Bright stars, white pinpricks in the cold moonless sky, leading them all along the narrow rocky track. 3 men and their small stocky ponies, each laden with 2 squat barrels of fine brandy, 2 bales of silk, and a large bale of tobacco. The barometer was showing a change in the weather, and the captain of the small black sailed hooker that they had met in the small natural harbour on the coast, had said this would be the last load this year, so they had loaded the ponies to their limit. They made their way down the track, the unshod ponies knowing every twist and turn, so familiar were they with the smugglers route, their tack covered in sackcloth dyed black, to cover any unwanted sound or reflections that would attract any attention. The lead man suddenly paused and clicked his fingers twice, as he heard a noise in the dark. The revenue had stepped up patrols recently, but he had it on good authority that McRoberts and the other local officers were ensconced in a tavern in Newcastle, and would be in no fit state to follow them down the Brandy Pad. There was no sound save the whistle of the biting gusts of a Northerly wind, as the small procession stopped at the lead mans signal. The ponies, trained to respond to a code of pulls on their head collars, stopped dead, and stood obedient and silent, awaiting the next command. There was no further sign of anything or anyone in front of them, but he waited nonetheless. “He’s twitchy tonight” thought Ned, the memories of their recent close shave with McRoberts still fresh, the scar from the musket ball that had grazed his temple still red and painful. They said their leader had nine lives, but he had certainly used up a fair share of them over the years, and they could ill afford to lose another load after the hit they had taken last time. After what seemed an eternity, he clicked his fingers once, and they again made their way onwards, and thoughts turned to a warm turf fire, sharing out the spoils, and a night of hard drinking to a job well done….
The above is just a figment of my imagination, but there is no doubt that the route of our walk, The Brandy Pad in the Mournes, was used extensively by the men and ponies smuggling contraband from the sea, through the mountains to Hilltown and elsewhere. It had been many years since I had completed the route from Bloody Bridge to the Trassey car park, and joined by John and Eamonn, a nice day’s walking was on the cards.
An early start picking up John, and then rendezvousing with Eamonn, before dropping his car at the Cecil Newman car park, saw us leaving the Bloody Bridge at about 7 am.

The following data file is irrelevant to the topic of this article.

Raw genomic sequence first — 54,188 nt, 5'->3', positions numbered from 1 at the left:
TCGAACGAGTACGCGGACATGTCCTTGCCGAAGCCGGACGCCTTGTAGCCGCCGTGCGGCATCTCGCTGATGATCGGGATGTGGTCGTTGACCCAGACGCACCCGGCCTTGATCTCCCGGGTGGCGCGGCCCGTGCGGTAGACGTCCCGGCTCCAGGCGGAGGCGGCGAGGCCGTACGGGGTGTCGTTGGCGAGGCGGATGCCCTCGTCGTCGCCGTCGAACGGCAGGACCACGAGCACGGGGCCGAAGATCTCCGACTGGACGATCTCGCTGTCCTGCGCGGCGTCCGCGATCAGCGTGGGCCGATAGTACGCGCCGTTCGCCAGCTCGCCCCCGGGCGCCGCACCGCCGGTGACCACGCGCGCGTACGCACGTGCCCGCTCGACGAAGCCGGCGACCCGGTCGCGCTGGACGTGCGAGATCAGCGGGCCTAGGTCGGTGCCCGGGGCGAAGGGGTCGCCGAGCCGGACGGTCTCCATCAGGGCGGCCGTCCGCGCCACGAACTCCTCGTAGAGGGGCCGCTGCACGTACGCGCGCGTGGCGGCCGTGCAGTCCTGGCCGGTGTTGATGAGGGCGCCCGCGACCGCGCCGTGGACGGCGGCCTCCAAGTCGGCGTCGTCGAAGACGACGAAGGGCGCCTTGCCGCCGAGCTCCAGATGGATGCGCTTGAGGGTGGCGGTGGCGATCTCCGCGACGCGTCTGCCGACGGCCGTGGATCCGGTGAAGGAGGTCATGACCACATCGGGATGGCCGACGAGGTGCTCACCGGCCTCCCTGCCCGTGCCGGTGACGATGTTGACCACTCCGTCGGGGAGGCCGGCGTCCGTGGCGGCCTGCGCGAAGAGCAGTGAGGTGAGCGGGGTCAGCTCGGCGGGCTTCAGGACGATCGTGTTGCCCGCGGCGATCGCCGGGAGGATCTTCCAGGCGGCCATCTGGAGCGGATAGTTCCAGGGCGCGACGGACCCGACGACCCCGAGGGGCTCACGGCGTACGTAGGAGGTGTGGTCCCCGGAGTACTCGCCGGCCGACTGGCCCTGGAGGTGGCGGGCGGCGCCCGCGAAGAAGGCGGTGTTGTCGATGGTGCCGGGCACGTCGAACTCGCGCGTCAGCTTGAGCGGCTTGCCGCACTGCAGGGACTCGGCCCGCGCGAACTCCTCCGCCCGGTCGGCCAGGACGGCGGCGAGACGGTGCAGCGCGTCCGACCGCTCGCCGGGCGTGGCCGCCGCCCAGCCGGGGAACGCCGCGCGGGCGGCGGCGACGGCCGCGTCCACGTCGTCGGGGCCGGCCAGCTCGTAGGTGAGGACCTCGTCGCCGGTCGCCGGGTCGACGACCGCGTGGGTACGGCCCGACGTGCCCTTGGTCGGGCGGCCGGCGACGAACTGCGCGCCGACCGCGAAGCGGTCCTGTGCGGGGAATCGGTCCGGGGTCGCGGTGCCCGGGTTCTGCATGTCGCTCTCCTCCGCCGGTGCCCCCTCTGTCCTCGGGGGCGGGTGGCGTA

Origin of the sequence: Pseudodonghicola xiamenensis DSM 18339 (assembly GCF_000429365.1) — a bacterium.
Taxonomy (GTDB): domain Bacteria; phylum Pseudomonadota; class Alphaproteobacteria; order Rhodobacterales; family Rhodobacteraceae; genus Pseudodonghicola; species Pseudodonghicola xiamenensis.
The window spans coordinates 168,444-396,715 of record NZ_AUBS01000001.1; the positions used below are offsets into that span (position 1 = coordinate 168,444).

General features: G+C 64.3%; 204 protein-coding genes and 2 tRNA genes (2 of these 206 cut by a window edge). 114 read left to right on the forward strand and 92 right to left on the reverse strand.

The brightening sky announcing the arrival of dawn as we made our way up the good track, occasional pockets of frozen ground cracking underfoot as we passed. Soon the snow dusted cone of Donard was clearly visible in the weak morning light, cloudier skies leading to milder conditions as we made our way upwards, with stars peeking through where the clouds parted. We soon consigned our headtorches to packs, and worked our way up the increasingly icy track. Small rivers running across the track had frozen solid in the recent sub zero temperatures, the ice so hard and thick that the recent thaw had little impact on it. We carefully picked our way up the frozen track, past the quarry and onwards to the Mourne Wall, where we stopped for a while to breathe in the view and have a cuppa.
The Brandy Pad was thick with ice in many places as we made our way along, and caution was required to avoid a nasty slip! This route is a wonderful way to sample some fine Mourne views, and we stopped often as we walked, to snap photographs and breathe in the atmosphere amongst the snow dusted high peaks. The number of people making their way along in the opposite direction from us increased as the morning progressed, the bright clear day ideal for walking, even with the tricky underfoot conditions!
We took a detour up little Slieve Beg, home of “The Devils Coachroad”, a stunningly steep narrow gulley, carving its way down into the Annalong Valley. It’s steep sides dusted with snow and ice, glittering treacherously in the bright sunshine , the huge white bulk of Donard framed between its steep sides.
Then onwards towards the Hare’s Gap, filled with colourful groups of walkers, all ages, all out enjoying the winter sunshine, and swapping stories and laughing amongst themselves about negotiating the frozen Boulder field to get there. Another leisurely cuppa and some grub were enjoyed, before picking our way along the high track and down the frozen Trassey track, and back to the car, faces red and wind burnt, but smiles all round, and another quality walk in the Mournes safely completed.
Thanks for reading.
Check out a short video from our walk here: